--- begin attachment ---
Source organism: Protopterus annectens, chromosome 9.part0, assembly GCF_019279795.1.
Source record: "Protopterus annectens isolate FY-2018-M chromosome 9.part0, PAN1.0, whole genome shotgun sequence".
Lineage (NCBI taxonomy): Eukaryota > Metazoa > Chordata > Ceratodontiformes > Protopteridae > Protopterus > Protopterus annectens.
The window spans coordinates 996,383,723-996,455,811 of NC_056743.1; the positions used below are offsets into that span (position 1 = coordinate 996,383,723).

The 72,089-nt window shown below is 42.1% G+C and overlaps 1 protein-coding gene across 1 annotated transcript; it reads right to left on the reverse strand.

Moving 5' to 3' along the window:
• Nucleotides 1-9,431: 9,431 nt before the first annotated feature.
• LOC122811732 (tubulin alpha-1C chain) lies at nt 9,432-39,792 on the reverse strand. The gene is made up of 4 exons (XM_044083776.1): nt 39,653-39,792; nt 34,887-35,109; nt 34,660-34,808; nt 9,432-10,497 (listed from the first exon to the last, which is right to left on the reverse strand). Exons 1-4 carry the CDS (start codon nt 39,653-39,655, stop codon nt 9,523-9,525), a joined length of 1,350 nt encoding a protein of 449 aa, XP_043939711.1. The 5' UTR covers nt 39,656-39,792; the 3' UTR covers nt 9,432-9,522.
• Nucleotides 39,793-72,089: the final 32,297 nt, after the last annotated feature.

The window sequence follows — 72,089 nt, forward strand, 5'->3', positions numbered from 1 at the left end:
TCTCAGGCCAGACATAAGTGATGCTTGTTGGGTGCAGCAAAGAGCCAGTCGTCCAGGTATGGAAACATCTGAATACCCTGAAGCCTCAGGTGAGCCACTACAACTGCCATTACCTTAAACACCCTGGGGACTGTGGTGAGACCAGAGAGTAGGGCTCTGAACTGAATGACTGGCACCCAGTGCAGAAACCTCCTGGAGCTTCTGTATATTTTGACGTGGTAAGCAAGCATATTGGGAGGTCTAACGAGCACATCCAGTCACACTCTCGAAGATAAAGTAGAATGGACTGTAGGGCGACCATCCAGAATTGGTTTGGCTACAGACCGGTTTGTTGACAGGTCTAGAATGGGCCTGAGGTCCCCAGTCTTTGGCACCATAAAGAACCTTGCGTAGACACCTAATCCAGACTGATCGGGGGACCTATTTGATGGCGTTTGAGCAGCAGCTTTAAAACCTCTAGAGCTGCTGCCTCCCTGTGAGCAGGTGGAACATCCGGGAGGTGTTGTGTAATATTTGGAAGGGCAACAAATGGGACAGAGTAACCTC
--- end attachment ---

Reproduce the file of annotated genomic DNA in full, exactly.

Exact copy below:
Source organism: Protopterus annectens, chromosome 9.part0, assembly GCF_019279795.1.
Source record: "Protopterus annectens isolate FY-2018-M chromosome 9.part0, PAN1.0, whole genome shotgun sequence".
Lineage (NCBI taxonomy): Eukaryota > Metazoa > Chordata > Ceratodontiformes > Protopteridae > Protopterus > Protopterus annectens.
The window spans coordinates 996,383,723-996,455,811 of NC_056743.1; the positions used below are offsets into that span (position 1 = coordinate 996,383,723).

The 72,089-nt window shown below is 42.1% G+C and overlaps 1 protein-coding gene across 1 annotated transcript; it reads right to left on the reverse strand.

Moving 5' to 3' along the window:
• Nucleotides 1-9,431: 9,431 nt before the first annotated feature.
• LOC122811732 (tubulin alpha-1C chain) lies at nt 9,432-39,792 on the reverse strand. The gene is made up of 4 exons (XM_044083776.1): nt 39,653-39,792; nt 34,887-35,109; nt 34,660-34,808; nt 9,432-10,497 (listed from the first exon to the last, which is right to left on the reverse strand). Exons 1-4 carry the CDS (start codon nt 39,653-39,655, stop codon nt 9,523-9,525), a joined length of 1,350 nt encoding a protein of 449 aa, XP_043939711.1. The 5' UTR covers nt 39,656-39,792; the 3' UTR covers nt 9,432-9,522.
• Nucleotides 39,793-72,089: the final 32,297 nt, after the last annotated feature.

The window sequence follows — 72,089 nt, forward strand, 5'->3', positions numbered from 1 at the left end:
TCTCAGGCCAGACATAAGTGATGCTTGTTGGGTGCAGCAAAGAGCCAGTCGTCCAGGTATGGAAACATCTGAATACCCTGAAGCCTCAGGTGAGCCACTACAACTGCCATTACCTTAAACACCCTGGGGACTGTGGTGAGACCAGAGAGTAGGGCTCTGAACTGAATGACTGGCACCCAGTGCAGAAACCTCCTGGAGCTTCTGTATATTTTGACGTGGTAAGCAAGCATATTGGGAGGTCTAACGAGCACATCCAGTCACACTCTCGAAGATAAAGTAGAATGGACTGTAGGGCGACCATCCAGAATTGGTTTGGCTACAGACCGGTTTGTTGACAGGTCTAGAATGGGCCTGAGGTCCCCAGTCTTTGGCACCATAAAGAACCTTGCGTAGACACCTAATCCAGACTGATCGGGGGACCTATTTGATGGCGTTTGAGCAGCAGCTTTAAAACCTCTAGAGCTGCTGCCTCCCTGTGAGCAGGTGGAACATCCGGGAGGTGTTGTGTAATATTTGGAAGGGCAACAAATGGGACAGAGTAACCTC